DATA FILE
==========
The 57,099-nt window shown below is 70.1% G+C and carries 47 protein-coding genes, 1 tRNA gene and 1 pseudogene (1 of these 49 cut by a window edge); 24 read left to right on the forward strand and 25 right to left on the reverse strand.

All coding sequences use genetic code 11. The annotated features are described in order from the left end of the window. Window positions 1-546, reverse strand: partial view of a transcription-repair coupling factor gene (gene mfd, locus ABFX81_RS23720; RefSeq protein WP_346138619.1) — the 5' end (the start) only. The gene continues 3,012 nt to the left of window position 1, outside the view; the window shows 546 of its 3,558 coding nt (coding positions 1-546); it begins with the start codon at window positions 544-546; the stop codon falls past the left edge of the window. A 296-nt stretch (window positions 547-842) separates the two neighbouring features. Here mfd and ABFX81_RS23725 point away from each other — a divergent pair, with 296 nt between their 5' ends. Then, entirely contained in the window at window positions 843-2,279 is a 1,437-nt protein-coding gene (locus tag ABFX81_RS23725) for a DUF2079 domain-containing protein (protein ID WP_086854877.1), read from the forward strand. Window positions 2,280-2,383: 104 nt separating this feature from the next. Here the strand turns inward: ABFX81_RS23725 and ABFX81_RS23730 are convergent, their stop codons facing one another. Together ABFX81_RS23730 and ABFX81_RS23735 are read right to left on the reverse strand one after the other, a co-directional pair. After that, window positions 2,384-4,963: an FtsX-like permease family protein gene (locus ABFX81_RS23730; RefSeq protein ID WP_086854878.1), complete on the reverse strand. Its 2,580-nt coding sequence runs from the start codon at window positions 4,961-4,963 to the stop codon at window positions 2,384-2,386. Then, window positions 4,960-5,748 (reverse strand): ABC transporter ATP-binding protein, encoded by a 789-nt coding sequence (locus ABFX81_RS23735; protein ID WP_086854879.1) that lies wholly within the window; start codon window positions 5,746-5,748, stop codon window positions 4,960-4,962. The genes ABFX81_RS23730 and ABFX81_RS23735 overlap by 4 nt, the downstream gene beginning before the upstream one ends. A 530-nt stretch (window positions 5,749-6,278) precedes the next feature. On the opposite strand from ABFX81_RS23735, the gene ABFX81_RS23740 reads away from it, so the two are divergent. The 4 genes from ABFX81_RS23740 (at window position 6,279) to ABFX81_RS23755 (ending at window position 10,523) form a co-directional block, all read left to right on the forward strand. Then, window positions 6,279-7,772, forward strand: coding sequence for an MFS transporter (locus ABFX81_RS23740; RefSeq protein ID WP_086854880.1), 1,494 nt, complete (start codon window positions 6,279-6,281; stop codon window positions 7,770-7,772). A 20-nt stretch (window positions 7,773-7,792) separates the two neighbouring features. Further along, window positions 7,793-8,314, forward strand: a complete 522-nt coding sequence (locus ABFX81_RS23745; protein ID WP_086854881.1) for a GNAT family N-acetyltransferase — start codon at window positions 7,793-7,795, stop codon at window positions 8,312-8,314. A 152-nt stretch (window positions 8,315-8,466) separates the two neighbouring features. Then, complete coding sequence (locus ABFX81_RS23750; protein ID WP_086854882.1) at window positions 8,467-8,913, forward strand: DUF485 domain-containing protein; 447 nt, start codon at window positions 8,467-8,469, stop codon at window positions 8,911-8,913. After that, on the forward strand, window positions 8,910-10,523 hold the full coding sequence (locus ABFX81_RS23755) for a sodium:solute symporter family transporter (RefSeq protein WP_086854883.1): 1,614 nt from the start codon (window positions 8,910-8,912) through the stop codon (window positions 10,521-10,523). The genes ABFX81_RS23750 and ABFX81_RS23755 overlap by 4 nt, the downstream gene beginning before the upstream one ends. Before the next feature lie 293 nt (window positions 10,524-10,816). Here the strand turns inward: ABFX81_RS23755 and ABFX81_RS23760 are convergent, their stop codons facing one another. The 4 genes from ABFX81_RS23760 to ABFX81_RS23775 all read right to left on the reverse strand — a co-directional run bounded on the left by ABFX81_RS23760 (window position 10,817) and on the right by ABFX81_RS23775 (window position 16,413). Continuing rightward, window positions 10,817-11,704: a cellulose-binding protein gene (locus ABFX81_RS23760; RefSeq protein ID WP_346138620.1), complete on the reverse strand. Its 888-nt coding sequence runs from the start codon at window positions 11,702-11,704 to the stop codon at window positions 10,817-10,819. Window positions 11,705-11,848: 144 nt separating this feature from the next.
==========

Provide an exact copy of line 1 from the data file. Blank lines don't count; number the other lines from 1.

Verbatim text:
The 57,099-nt window shown below is 70.1% G+C and carries 47 protein-coding genes, 1 tRNA gene and 1 pseudogene (1 of these 49 cut by a window edge); 24 read left to right on the forward strand and 25 right to left on the reverse strand.